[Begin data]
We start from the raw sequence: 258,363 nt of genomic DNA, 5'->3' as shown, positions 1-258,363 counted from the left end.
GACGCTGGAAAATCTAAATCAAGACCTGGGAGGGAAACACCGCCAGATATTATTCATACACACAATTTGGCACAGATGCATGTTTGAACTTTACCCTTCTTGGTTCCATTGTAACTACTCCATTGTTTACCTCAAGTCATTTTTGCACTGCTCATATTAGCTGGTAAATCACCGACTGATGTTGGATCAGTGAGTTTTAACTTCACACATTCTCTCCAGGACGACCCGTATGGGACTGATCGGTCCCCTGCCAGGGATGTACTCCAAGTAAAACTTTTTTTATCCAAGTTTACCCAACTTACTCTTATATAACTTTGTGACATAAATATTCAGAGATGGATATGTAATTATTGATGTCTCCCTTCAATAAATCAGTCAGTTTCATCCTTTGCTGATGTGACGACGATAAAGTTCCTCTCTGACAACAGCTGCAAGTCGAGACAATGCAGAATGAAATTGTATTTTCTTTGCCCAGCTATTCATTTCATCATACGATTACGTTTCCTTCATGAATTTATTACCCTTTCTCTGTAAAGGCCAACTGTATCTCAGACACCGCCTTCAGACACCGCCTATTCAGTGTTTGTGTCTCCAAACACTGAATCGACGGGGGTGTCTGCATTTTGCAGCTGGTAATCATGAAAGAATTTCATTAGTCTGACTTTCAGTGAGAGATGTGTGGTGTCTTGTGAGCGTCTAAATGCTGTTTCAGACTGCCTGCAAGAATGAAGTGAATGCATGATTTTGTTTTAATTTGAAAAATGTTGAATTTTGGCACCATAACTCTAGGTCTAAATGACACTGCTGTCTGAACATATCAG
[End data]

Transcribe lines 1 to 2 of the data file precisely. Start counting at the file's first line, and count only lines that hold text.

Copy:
We start from the raw sequence: 258,363 nt of genomic DNA, 5'->3' as shown, positions 1-258,363 counted from the left end.
GACGCTGGAAAATCTAAATCAAGACCTGGGAGGGAAACACCGCCAGATATTATTCATACACACAATTTGGCACAGATGCATGTTTGAACTTTACCCTTCTTGGTTCCATTGTAACTACTCCATTGTTTACCTCAAGTCATTTTTGCACTGCTCATATTAGCTGGTAAATCACCGACTGATGTTGGATCAGTGAGTTTTAACTTCACACATTCTCTCCAGGACGACCCGTATGGGACTGATCGGTCCCCTGCCAGGGATGTACTCCAAGTAAAACTTTTTTTATCCAAGTTTACCCAACTTACTCTTATATAACTTTGTGACATAAATATTCAGAGATGGATATGTAATTATTGATGTCTCCCTTCAATAAATCAGTCAGTTTCATCCTTTGCTGATGTGACGACGATAAAGTTCCTCTCTGACAACAGCTGCAAGTCGAGACAATGCAGAATGAAATTGTATTTTCTTTGCCCAGCTATTCATTTCATCATACGATTACGTTTCCTTCATGAATTTATTACCCTTTCTCTGTAAAGGCCAACTGTATCTCAGACACCGCCTTCAGACACCGCCTATTCAGTGTTTGTGTCTCCAAACACTGAATCGACGGGGGTGTCTGCATTTTGCAGCTGGTAATCATGAAAGAATTTCATTAGTCTGACTTTCAGTGAGAGATGTGTGGTGTCTTGTGAGCGTCTAAATGCTGTTTCAGACTGCCTGCAAGAATGAAGTGAATGCATGATTTTGTTTTAATTTGAAAAATGTTGAATTTTGGCACCATAACTCTAGGTCTAAATGACACTGCTGTCTGAACATATCAG